In the aftermath, Boykin was asked to resign by the Chief of Police, Tony Carleton, and tendered his resignation. The City Council refused to accept it, and terminated Boykin, but not for the shooting. Instead, they fired him for violating the body cam policies, by having his fiancé riding with him, and for violating the social media policy.[4]

Branch and Young were suspended for 30 days for not reporting Stanford in the vehicle and for not activating their body cams. Carleton resigned the next day to take a police instructor job. This is apparently a trend.[5] Mittan just tendered his resignation days ago, just after the indictment of Boykin was announced. The department has an authorized staff of 77 sworn officers, but only has 45 officers on staff.

Oh, did I forget to mention that Boykin was indicted for manslaughter?

On September 8th, the grand jury in Lowndes County, Mississippi indicted Boykin. This case has also been handled the way that it should have been investigated, although it could have been done in less time. The local police handed the investigation off to the Mississippi Bureau of Investigation. The local District Attorney handed off the prosecution to the Mississippi Attorney General. Both have done their job. The city has created an oversight committee, headed by a local minister, Steven James. None of this would have happened if the sitting District Attorney had not been defeated for reelection by Scott Collum.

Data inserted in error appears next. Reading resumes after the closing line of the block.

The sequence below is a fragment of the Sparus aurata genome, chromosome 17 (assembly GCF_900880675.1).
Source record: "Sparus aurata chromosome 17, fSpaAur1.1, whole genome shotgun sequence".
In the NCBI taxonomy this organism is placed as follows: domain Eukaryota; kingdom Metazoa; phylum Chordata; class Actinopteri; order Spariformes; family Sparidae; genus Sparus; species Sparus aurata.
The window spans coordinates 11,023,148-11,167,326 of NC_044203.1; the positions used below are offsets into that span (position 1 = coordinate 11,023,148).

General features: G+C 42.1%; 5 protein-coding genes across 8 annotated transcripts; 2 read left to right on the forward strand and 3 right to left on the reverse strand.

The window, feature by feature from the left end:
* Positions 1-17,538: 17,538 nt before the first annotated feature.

In the meantime, Boykin has sued the city, alleging wrongful termination based on his First Amendment rights to free speech, and stating that he was fired because he was white and Ball was black. Yeah, okay.

And now Boykin wants a change of venue, saying that he cannot receive a fair trial in Lowndes County. What’s even more interesting is that the Lowndes County Sheriff, Mike Arledge, and the former sheriff, Wayne Beard, swore out affidavits in support of Boykin’s motion.